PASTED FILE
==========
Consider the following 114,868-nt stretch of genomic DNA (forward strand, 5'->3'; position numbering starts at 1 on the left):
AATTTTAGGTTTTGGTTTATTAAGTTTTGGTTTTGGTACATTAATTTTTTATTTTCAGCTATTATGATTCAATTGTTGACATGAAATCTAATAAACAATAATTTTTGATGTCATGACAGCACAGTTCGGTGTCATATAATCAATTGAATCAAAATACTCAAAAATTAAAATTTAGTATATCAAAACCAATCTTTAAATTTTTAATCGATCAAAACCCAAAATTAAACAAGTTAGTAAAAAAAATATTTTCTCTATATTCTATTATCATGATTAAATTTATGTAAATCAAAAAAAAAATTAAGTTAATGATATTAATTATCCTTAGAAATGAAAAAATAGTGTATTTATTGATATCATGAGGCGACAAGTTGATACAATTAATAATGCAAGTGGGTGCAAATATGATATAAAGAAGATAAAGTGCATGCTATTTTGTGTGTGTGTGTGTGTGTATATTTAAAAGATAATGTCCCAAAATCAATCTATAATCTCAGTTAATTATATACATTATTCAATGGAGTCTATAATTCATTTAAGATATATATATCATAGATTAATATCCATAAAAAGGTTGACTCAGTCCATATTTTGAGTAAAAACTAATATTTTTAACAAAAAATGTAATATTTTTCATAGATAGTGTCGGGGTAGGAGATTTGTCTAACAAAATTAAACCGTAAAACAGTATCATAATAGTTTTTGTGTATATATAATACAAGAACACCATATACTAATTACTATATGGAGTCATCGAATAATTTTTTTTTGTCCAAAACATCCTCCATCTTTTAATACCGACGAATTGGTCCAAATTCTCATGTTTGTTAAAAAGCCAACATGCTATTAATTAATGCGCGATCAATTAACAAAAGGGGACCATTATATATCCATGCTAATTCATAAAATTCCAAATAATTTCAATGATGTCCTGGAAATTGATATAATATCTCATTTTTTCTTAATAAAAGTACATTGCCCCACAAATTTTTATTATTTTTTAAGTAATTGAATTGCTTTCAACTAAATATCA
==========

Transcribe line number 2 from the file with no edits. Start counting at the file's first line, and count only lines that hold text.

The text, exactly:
AATTTTAGGTTTTGGTTTATTAAGTTTTGGTTTTGGTACATTAATTTTTTATTTTCAGCTATTATGATTCAATTGTTGACATGAAATCTAATAAACAATAATTTTTGATGTCATGACAGCACAGTTCGGTGTCATATAATCAATTGAATCAAAATACTCAAAAATTAAAATTTAGTATATCAAAACCAATCTTTAAATTTTTAATCGATCAAAACCCAAAATTAAACAAGTTAGTAAAAAAAATATTTTCTCTATATTCTATTATCATGATTAAATTTATGTAAATCAAAAAAAAAATTAAGTTAATGATATTAATTATCCTTAGAAATGAAAAAATAGTGTATTTATTGATATCATGAGGCGACAAGTTGATACAATTAATAATGCAAGTGGGTGCAAATATGATATAAAGAAGATAAAGTGCATGCTATTTTGTGTGTGTGTGTGTGTGTATATTTAAAAGATAATGTCCCAAAATCAATCTATAATCTCAGTTAATTATATACATTATTCAATGGAGTCTATAATTCATTTAAGATATATATATCATAGATTAATATCCATAAAAAGGTTGACTCAGTCCATATTTTGAGTAAAAACTAATATTTTTAACAAAAAATGTAATATTTTTCATAGATAGTGTCGGGGTAGGAGATTTGTCTAACAAAATTAAACCGTAAAACAGTATCATAATAGTTTTTGTGTATATATAATACAAGAACACCATATACTAATTACTATATGGAGTCATCGAATAATTTTTTTTTGTCCAAAACATCCTCCATCTTTTAATACCGACGAATTGGTCCAAATTCTCATGTTTGTTAAAAAGCCAACATGCTATTAATTAATGCGCGATCAATTAACAAAAGGGGACCATTATATATCCATGCTAATTCATAAAATTCCAAATAATTTCAATGATGTCCTGGAAATTGATATAATATCTCATTTTTTCTTAATAAAAGTACATTGCCCCACAAATTTTTATTATTTTTTAAGTAATTGAATTGCTTTCAACTAAATATCA